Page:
The LA Times exposes the soft underbelly of metro-scale Wi-Fi (free reg. req.): I've written about utility poles several times before, in that they are the weak link in wireless operators' ability to deploy Wi-Fi or other nodes rapidly. Even if a city or municipality owns the poles or controls the entity that does, they may not operate power to the poles. In this interesting piece in the LA Times, it becomes clear that we're seeing few Southern California municipal Wi-Fi projects because of obstruction by Southern California Edison Company.
Edison has requests a year old for pole access that they haven't acted on. The reporter, James Granelli, notes West Hollywood abandoned Wi-Fi plans, Santa Clarita has been waiting six months for a response, and Cerritos--hailed at one point as a major first unwired city--has only put Wi-Fi in a third of the city's area due to Edison.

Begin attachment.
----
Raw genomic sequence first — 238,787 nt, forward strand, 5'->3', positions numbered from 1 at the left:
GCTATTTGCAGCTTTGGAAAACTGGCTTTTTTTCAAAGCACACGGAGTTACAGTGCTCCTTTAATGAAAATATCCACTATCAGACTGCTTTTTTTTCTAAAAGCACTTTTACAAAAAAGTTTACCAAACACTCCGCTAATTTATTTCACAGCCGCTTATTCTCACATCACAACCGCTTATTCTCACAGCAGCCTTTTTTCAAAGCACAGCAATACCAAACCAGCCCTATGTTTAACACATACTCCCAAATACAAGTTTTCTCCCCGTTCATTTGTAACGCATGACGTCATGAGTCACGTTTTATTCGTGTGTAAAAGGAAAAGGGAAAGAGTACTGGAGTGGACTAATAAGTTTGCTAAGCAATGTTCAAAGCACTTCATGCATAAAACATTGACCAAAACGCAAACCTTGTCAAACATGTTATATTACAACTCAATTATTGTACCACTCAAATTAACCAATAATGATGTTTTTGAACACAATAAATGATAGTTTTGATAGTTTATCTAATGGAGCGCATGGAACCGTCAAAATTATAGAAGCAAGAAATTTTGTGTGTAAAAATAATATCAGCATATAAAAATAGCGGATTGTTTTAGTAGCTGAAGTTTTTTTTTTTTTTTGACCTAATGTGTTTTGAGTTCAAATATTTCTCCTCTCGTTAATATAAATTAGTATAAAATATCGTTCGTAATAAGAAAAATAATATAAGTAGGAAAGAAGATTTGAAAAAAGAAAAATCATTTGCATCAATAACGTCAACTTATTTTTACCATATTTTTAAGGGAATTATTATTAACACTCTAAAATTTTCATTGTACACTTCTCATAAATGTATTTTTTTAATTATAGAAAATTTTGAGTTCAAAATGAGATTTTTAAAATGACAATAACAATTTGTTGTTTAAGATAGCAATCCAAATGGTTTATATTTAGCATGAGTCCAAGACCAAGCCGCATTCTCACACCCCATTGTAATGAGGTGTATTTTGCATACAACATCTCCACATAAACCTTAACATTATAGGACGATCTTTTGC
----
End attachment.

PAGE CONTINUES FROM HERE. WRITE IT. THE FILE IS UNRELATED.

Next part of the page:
In the city of Diamond Bar, officials might use eminent domain to seize one foot of pole access. They're tired of Edison providing no process or timeline. The company claims it needs to test the service, which the reporter notes draw about "two nightlights' worth of power." I might peg that higher--more like the wattage of a reading lamp lightbulb.
In any case, Edison's utility neighbor to the north, Pacific Gas & Electric (PG&E) has no worries. They've set up a flat rate for electrical use and signed contracts left and right. A spokesmen from the company says in the article, "The antennas are low-wattage devices, so even with street lights fully powered, the existing wiring can easily handle the added electric draw. They also have a consistent energy draw, so it's easy to estimate usage."
Edison has suggested that companies might pay cellular mounting rates of $2,000 per month versus the $36/year that operator MetroFi pays elsewhere. Cellular equipment can draw huge amounts of power, in direct contrast to Wi-Fi nodes, and require backhaul connections and other specialized gear. They also have a large revenue profile, and often pay high amounts to building owners and others for specific siting.